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March 29, 2022

Are We Ready for the Dangers of Smart Toys?

Carsten Rhod Gregersen


Forget teddy bears or plush animals–the toys of today are seriously hi-tech. Dolls with facial recognition and robots that learn their owner’s name and behavior are not uncommon, yet parents and tech commentators alike wonder about the dangers of this evolution.

The truth is that these “toys” are more like Internet of Things (IoT) devices with sensors, cameras, and companion apps. It begs the question: are we ready for the dangers of smart toys?

The Rise of Smart Toys

Toys have certainly come a long way from when I was a boy. Today, toys can provide a personalized play experience with embedded software that offers speech and image recognition, app integration, RFID functionality, and web searching functions. Moreover, this segment of the toy market is growing almost 30% every year.

Hello Barbie, for example, works by recording and processing users’ voices. Pressing a button on her belt prompts the toy to ask a question, and then record the response with an embedded microphone. Voice-recognition software in the cloud saves and decodes the content, and then uses it to formulate an appropriate response from Barbie.

Hello Barbie transcribed and collected conversations of its owners before being discontinued by Matell 

As the toy “converses” with the child over time, it “learns” their name, interests and conversational habits, which Mattel says is intended to improve the quality of responses. The fine print of the toy, however, notes that the company may use, transcribe, and store such recordings and that they can be shared with third parties.

Interestingly, this doll is now discontinued, and the maker maintains that no data collected can nor will be used for marketing, advertising, nor publicity purposes. However, generous data collection policies appear to be the status quo for smart toys. Broad permissions like this raise important questions: How is this data stored? Can consumers opt-out from sharing information with third parties? What protections are in place to prevent this information from falling into the wrong hands?

This last question gives pause for thought. After all, compromised toys with sensors and cameras inside of the home could essentially snoop without the owners even realizing it.

Data and Digital Footprints

Further than the hackability of these devices, however, is the impact that smart toys could have on the way children interact with the world.

The ability to personalize the play experience of Hello Barbie, for example, is intended to deepen the bond between child and toy. In this sense, I wonder about “emotion AI” – which gives a computer the ability to interpret and respond to our emotions by analyzing our language, gestures and facial expressions – and how this could be used in smart toys. Just think how effective basic Tamagotchi digital pets were back in the late 1990s at making their child owners feel obliged to “feed” them. Add AI into the mix and the emotional pull between child and toy could be that much greater.

And then there is the fact that these toys are essentially creating a digital footprint for our children. Location, age, gender, language: these are core metrics that advertisers leverage for messaging. Theoretically, smart toys could also gather this information on our children.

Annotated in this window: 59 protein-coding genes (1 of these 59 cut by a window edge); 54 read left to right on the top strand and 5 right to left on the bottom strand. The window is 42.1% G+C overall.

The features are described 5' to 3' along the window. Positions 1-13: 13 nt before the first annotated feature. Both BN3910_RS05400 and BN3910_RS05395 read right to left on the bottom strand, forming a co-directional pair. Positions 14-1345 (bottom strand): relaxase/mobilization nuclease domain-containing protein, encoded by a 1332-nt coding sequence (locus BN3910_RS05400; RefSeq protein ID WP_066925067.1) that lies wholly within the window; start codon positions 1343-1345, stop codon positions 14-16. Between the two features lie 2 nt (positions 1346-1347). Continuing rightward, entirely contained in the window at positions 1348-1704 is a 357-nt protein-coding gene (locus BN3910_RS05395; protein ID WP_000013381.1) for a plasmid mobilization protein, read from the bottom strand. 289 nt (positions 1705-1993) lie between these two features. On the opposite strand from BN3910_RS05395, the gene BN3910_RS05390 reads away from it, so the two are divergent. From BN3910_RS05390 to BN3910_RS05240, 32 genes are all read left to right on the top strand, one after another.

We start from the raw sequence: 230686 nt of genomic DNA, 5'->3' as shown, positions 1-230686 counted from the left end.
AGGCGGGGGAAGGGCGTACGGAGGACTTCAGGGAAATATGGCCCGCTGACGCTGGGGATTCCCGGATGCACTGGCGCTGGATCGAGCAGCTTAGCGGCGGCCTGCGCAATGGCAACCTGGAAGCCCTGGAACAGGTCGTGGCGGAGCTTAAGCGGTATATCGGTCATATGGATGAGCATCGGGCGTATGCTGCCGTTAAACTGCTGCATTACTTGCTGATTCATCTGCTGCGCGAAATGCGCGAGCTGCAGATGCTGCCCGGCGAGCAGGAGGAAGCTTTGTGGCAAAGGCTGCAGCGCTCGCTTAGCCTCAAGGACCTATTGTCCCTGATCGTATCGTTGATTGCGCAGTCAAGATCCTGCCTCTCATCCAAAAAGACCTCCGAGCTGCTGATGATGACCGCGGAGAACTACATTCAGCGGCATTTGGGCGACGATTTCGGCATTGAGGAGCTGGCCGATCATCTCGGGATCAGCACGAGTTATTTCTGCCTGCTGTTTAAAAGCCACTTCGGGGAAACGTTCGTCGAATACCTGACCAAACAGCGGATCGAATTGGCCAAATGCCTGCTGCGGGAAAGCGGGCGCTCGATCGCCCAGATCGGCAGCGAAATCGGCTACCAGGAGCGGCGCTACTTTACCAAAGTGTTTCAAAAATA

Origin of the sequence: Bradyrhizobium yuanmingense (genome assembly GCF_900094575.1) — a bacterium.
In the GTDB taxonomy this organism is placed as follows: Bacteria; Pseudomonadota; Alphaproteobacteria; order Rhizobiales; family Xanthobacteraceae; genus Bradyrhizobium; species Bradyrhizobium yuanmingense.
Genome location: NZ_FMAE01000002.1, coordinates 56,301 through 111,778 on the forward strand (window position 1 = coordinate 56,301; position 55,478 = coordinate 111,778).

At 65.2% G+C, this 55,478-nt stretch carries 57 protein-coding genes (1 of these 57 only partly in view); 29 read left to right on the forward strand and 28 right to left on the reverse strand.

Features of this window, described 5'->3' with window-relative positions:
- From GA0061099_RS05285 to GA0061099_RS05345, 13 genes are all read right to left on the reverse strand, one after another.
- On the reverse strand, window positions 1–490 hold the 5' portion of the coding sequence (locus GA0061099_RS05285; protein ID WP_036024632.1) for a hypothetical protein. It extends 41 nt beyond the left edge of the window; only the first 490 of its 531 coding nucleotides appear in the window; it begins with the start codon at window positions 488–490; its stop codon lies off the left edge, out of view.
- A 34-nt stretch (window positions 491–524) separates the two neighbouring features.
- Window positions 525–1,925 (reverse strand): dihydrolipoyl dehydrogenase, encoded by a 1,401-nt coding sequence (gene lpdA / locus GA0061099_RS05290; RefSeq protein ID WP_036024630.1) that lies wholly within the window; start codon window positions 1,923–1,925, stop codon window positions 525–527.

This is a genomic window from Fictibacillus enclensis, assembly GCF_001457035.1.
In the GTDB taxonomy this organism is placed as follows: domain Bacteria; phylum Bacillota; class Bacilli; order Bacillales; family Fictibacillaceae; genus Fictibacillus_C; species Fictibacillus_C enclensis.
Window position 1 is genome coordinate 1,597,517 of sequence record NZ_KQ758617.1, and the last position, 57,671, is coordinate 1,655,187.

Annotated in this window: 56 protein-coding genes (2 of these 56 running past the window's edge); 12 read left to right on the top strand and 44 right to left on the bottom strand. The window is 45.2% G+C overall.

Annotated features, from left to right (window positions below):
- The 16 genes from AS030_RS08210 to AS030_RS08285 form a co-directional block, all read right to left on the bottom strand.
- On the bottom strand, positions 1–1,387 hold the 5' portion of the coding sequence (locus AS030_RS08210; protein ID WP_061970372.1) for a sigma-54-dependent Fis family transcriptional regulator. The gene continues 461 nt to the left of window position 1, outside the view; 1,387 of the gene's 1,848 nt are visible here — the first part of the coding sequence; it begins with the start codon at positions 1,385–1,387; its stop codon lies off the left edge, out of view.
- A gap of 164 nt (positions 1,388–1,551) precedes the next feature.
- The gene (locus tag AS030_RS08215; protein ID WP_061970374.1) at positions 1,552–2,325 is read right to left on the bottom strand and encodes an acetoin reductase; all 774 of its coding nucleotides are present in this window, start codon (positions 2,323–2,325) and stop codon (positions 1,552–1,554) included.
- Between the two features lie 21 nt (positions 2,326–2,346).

In Australia, 84% of parents believe children should have the right to grow up without being profiled and targeted, and 70% are uncomfortable with businesses tracking the location of a child without permission. Similarly, more than two-thirds are uncomfortable with businesses obtaining personal information about a child and selling it to third parties. The rise of smart toys, however, essentially creates digital footprints from the earliest of ages.

Playing It Safe

From bad actors infiltrating your home to private companies selling your child’s personal information, there are evident dangers in smart toys. While the long-term effects of allowing these toys into the home remain to be seen, there are precautionary steps that parents can take to protect their privacy.

Toys today function like IoT devices (Prostock-studio/ShutterstocK)

For households with connected toys, particularly with AI capabilities, parents should take basic safety steps including limiting time on the devices, monitoring your child’s experience with the toy, ensuring all software patches are updated and talking to your child about internet safety.

I’d also argue that toy developers need to ensure that if they are going to collect sensitive information on our children, they must be held accountable for its use and misuse. One suggestion for developers to overcome IoT security and privacy challenges is to encrypt the data and remain up to speed with the latest attack methods. This will not only help them guard against data breaches but help provide confidence in these toys.

As adults, we have a clear duty of care to protect children and childhood, so any use of data about children and systems that judge and interact in new ways must be entered into with utmost care. This isn’t to say that new forms of entertainment, pleasure and education are off-limits, just that as technologists, educators, business leaders, policymakers and engaged citizens, we need to get it right.

About the author: Carsten Rhod Gregersen is the CEO and Founder of Nabto, the company providing a peer-to-peer (P2P) based platform to IoT devices. Carsten counts almost two decades of experience leading software and innovation companies with an aim to create technology that makes the world a better place – one line of code at a time.

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